To start, xtechnetia suggested (the very sentence after critiquing Veil) that other colors should have access to things like Counterspells. While partially true, it is important to remember the Color Pie is what makes this game great--you can't just slap a counterspell into Green and call it a day. Veil of Summer is a Green-pie-appropriate counter, and an important experiment in the viability of non-Blue pseudo-counters.
Now, I am sure by this point someone is already gearing up to talk about how obviously busted Veil of Summer is and try to argue that R&D was clearly out of their minds. One slight problem--that someone is wrong. As R&D has been kind enough to explain to us, it not obviously busted at the time of its conception and playtesting.
Magic 2011 and Magic 2012 both saw printings of Autumn's Veil, the card that inspired Veil of Summer. If anyone bothered to read the ban announcement, they'd know that R&D was well aware of the fact that Autumn's Veil was a flop, seeing very little play during its standard environment. They took a card that was a failure and pushed it some, trying to make a viable sideboard option for Green decks.
Frankly, I'd say that experiment was a success. Sure, it was too powerful for Standard (banned) and Pioneer (banned)--in both formats you could mainboard Veil, which sort of defeats the point of a card designed to be sideboarded.
But those are not Magic's only formats. In Modern and Legacy Veil fills the slot it was intended to--it's not in the top mainboard cards, but sits as one of the most common sideboard options (it's a bit lower-ranked in Vintage, though still in the top 25 sideboard cards).
To apply our case study to a more general application:
Wizards' pushing boundaries in Standard allows them to print cards that shake up Modern (which, barring Modern Horizons, counts on Standard for new cards), Commander, Legacy, and Vintage (which get some additional assistance in terms of supplemental sets). Sure, sometimes those cards are too powerful for Pioneer and Standard, but that's what bannings are for.
And yes, they do sometimes push it to far. Sometimes their mistakes result less in the Veil of Summers (i.e. cards too strong for Standard but useful for older formats) and more in the Okos (a card banned in three formats rather swiftly, and currently sitting as the most played non-land permanent in Legacy).
Even when they fail, that provides Wizards important data--they can use the lessons they learned to create something more appropriate.
Ultimately, I'd rather they at least make an effort to try something new. That is, after all, what keeps this game fun.
January 22, 2020 11:07 a.m. Edited.
Our Dominaria uncommon legends were mostly unproven children just starting their journeys - they have not earned the right to be on the same level as their ancestors yet.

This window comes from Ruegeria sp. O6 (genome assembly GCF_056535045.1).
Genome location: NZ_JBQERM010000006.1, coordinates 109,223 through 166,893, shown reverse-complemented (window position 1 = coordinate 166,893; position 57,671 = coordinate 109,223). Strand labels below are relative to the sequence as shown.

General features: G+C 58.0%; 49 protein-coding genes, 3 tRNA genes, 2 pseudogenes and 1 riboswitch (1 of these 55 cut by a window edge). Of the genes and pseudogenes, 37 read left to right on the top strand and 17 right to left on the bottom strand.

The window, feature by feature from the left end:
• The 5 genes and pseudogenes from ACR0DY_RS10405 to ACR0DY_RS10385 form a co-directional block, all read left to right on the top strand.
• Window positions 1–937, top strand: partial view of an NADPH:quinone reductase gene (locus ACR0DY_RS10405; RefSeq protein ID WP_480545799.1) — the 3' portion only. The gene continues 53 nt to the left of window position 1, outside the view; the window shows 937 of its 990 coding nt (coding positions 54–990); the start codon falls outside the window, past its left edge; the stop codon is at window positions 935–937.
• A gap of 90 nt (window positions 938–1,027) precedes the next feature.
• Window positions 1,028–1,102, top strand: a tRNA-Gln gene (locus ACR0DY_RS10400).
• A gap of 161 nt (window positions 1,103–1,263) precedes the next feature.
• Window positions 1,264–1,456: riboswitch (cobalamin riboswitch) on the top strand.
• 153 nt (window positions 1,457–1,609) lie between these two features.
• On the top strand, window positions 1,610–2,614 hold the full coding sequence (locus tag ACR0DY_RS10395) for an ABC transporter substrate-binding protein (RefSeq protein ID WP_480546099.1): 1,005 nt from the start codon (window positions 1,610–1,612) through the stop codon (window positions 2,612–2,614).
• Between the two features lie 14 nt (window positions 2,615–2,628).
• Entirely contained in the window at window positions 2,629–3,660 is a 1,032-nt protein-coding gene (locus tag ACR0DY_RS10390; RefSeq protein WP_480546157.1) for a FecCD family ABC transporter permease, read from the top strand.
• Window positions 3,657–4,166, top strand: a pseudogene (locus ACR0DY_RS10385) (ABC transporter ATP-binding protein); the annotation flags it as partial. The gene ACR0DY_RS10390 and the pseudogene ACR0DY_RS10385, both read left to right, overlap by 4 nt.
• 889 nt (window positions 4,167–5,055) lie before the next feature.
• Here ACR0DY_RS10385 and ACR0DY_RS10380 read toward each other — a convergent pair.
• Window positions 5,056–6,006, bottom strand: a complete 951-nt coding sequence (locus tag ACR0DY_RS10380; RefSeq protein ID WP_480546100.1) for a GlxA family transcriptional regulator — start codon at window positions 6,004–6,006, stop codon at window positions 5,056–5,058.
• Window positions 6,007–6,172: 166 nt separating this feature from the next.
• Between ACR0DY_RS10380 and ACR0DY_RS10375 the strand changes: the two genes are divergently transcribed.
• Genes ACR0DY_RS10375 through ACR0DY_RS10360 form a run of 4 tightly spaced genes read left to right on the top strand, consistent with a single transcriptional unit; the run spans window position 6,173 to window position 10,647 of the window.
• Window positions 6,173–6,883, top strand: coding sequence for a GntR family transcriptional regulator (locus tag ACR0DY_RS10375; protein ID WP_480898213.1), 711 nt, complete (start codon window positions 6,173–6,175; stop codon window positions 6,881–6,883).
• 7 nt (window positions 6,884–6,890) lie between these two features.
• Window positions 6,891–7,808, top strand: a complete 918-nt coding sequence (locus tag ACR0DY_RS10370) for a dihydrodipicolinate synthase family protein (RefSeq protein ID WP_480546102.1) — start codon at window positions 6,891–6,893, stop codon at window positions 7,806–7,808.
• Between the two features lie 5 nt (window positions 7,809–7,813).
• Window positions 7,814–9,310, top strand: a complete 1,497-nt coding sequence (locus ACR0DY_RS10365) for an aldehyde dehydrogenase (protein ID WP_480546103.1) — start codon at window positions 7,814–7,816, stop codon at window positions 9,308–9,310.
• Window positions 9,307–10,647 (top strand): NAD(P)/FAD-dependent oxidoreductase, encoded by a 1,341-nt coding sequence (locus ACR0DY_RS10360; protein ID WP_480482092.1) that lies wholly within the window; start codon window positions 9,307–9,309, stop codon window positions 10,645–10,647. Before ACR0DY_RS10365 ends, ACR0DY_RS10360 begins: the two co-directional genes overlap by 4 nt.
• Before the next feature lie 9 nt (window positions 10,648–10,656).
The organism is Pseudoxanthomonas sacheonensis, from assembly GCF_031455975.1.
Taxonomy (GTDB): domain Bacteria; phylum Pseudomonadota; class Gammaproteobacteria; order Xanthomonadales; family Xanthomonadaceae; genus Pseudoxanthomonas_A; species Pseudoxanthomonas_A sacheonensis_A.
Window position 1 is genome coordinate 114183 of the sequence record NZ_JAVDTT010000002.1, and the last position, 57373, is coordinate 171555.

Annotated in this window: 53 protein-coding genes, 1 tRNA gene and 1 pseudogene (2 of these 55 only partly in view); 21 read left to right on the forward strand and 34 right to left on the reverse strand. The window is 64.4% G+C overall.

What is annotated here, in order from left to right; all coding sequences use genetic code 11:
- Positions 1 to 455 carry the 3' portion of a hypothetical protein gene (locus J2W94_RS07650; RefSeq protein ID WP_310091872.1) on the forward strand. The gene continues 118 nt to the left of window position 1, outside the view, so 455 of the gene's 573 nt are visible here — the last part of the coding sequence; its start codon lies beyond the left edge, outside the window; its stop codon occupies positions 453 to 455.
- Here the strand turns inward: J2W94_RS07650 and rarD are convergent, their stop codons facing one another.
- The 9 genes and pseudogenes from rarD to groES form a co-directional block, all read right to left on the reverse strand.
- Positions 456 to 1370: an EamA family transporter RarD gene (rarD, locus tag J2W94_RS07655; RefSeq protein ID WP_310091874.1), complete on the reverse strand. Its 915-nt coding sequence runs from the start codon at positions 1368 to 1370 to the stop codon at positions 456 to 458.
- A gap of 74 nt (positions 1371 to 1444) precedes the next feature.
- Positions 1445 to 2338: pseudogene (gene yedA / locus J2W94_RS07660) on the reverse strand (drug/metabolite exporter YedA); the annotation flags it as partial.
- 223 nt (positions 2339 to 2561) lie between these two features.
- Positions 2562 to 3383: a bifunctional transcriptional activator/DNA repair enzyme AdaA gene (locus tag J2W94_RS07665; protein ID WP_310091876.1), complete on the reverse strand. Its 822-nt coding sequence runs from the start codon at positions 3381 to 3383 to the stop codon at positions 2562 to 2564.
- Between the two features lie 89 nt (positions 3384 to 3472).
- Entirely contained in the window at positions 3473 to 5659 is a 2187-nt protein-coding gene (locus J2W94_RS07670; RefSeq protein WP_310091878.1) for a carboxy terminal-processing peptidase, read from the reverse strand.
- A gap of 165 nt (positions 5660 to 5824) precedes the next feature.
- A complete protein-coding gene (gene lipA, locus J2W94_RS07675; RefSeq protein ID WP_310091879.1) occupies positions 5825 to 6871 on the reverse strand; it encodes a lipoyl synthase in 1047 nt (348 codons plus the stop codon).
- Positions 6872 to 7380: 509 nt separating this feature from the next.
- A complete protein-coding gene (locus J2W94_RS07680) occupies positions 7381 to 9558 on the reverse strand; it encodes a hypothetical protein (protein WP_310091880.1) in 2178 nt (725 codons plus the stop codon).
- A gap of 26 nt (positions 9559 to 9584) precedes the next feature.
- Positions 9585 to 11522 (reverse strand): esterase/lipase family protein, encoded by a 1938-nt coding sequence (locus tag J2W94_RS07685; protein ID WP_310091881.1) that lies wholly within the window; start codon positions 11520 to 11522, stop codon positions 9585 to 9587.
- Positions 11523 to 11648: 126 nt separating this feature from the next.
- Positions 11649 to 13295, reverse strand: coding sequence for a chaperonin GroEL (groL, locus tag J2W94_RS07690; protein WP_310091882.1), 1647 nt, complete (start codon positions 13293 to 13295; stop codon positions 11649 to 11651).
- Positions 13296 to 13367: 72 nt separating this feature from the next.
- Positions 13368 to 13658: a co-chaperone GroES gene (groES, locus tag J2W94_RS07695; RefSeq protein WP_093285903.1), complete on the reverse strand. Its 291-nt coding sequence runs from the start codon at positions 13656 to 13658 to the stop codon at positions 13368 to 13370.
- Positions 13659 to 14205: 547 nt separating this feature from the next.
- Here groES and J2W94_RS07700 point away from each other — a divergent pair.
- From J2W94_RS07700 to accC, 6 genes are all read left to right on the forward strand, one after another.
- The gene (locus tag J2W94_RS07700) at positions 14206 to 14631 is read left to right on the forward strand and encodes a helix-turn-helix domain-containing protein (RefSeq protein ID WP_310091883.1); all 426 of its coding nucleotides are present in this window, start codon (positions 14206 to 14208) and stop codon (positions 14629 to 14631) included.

Which brings me to another point I had not previously considered - starting them at uncommon has the added advantage of letting characters grow into rares in future sets.
Edit: Greek mythology disagrees that it’s better storytelling to make the younger surpass the older. A good part of the character motivation in the Iliad comes from younger generations who have no chance of living up to the reputation of fathers with less-diluted divine blood.
January 20, 2020 10:35 p.m. Edited.
I like this trend - it allows Wizards to have a hierarchy in its legendaries.
For each example:
Dominaria’s uncommon show that these descendants are less impressive than their Rare legendary ancestors.
Eldraine allows them to have lords standing above knights.
Theros has gods standing above their demigods.
From a game design stance, uncommon legendaries are a good addition to limited. It’s reasonably likely to get two of the same legend, which can be an interesting deckbuilding consideration.
January 20, 2020 6:58 p.m.
You're going to probably want a Simic ramp deck with some card draw options. Growth Spiral is a great ramp card that also helps your kraken. Opt is a solid, cheap enabler. Hydroid Krasis is a solid finisher that plays well with a ramp/draw strategy.
January 17, 2020 1:31 p.m.
Skilled in summary
A champ writes of his hero
Wizards should take note
January 17, 2020 8:59 a.m.
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January 15, 2020 11:15 p.m.
The way Arena is monitized leads to a rather stale meta. Decks like White lifegain weenies rely heavily on commons and uncommons, making it relatively easy to build a fairly competitive deck without making any purchases.
The other major problem with Arena is, in my experience, the overwhelming number of players who start stalling once they begin to lose, hoping to force the winning player to rage-quit. I can put up with several games in a row of very similar decks; I can't continue to play on a system where slow play goes effectively unpunished.